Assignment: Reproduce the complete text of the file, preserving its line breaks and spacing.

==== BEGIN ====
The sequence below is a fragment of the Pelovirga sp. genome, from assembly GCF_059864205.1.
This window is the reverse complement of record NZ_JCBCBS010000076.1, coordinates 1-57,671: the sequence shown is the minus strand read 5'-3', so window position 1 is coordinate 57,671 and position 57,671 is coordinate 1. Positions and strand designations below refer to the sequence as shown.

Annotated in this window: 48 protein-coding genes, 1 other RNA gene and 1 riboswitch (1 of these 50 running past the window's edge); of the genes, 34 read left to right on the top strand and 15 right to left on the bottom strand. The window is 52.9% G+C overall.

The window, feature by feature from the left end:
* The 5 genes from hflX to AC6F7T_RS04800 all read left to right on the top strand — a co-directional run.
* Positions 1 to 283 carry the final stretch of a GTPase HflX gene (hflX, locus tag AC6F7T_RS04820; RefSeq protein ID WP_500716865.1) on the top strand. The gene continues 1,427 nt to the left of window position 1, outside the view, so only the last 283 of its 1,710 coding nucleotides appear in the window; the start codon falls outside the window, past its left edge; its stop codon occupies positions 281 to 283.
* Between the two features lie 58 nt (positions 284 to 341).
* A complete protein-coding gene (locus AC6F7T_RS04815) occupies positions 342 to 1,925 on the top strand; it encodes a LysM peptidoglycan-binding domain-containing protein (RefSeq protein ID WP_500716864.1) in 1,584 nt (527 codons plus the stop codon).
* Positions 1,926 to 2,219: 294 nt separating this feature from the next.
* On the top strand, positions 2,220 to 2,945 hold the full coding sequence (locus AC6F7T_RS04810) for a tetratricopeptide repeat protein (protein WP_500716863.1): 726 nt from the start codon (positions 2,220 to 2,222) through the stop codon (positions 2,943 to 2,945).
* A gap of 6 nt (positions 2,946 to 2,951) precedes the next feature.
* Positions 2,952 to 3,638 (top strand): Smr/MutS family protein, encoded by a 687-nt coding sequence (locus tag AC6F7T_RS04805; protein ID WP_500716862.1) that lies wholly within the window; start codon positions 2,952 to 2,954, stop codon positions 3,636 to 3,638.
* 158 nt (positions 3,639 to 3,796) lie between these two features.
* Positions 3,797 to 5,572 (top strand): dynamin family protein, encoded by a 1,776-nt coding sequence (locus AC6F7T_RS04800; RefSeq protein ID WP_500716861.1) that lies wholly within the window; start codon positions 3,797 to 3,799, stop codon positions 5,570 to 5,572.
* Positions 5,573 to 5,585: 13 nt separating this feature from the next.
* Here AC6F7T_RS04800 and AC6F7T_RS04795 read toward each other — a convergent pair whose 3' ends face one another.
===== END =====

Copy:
The sequence below is a fragment of the Pelovirga sp. genome, from assembly GCF_059864205.1.
This window is the reverse complement of record NZ_JCBCBS010000076.1, coordinates 1-57,671: the sequence shown is the minus strand read 5'-3', so window position 1 is coordinate 57,671 and position 57,671 is coordinate 1. Positions and strand designations below refer to the sequence as shown.

Annotated in this window: 48 protein-coding genes, 1 other RNA gene and 1 riboswitch (1 of these 50 running past the window's edge); of the genes, 34 read left to right on the top strand and 15 right to left on the bottom strand. The window is 52.9% G+C overall.

The window, feature by feature from the left end:
* The 5 genes from hflX to AC6F7T_RS04800 all read left to right on the top strand — a co-directional run.
* Positions 1 to 283 carry the final stretch of a GTPase HflX gene (hflX, locus tag AC6F7T_RS04820; RefSeq protein ID WP_500716865.1) on the top strand. The gene continues 1,427 nt to the left of window position 1, outside the view, so only the last 283 of its 1,710 coding nucleotides appear in the window; the start codon falls outside the window, past its left edge; its stop codon occupies positions 281 to 283.
* Between the two features lie 58 nt (positions 284 to 341).
* A complete protein-coding gene (locus AC6F7T_RS04815) occupies positions 342 to 1,925 on the top strand; it encodes a LysM peptidoglycan-binding domain-containing protein (RefSeq protein ID WP_500716864.1) in 1,584 nt (527 codons plus the stop codon).
* Positions 1,926 to 2,219: 294 nt separating this feature from the next.
* On the top strand, positions 2,220 to 2,945 hold the full coding sequence (locus AC6F7T_RS04810) for a tetratricopeptide repeat protein (protein WP_500716863.1): 726 nt from the start codon (positions 2,220 to 2,222) through the stop codon (positions 2,943 to 2,945).
* A gap of 6 nt (positions 2,946 to 2,951) precedes the next feature.
* Positions 2,952 to 3,638 (top strand): Smr/MutS family protein, encoded by a 687-nt coding sequence (locus tag AC6F7T_RS04805; protein ID WP_500716862.1) that lies wholly within the window; start codon positions 2,952 to 2,954, stop codon positions 3,636 to 3,638.
* 158 nt (positions 3,639 to 3,796) lie between these two features.
* Positions 3,797 to 5,572 (top strand): dynamin family protein, encoded by a 1,776-nt coding sequence (locus AC6F7T_RS04800; RefSeq protein ID WP_500716861.1) that lies wholly within the window; start codon positions 3,797 to 3,799, stop codon positions 5,570 to 5,572.
* Positions 5,573 to 5,585: 13 nt separating this feature from the next.
* Here AC6F7T_RS04800 and AC6F7T_RS04795 read toward each other — a convergent pair whose 3' ends face one another.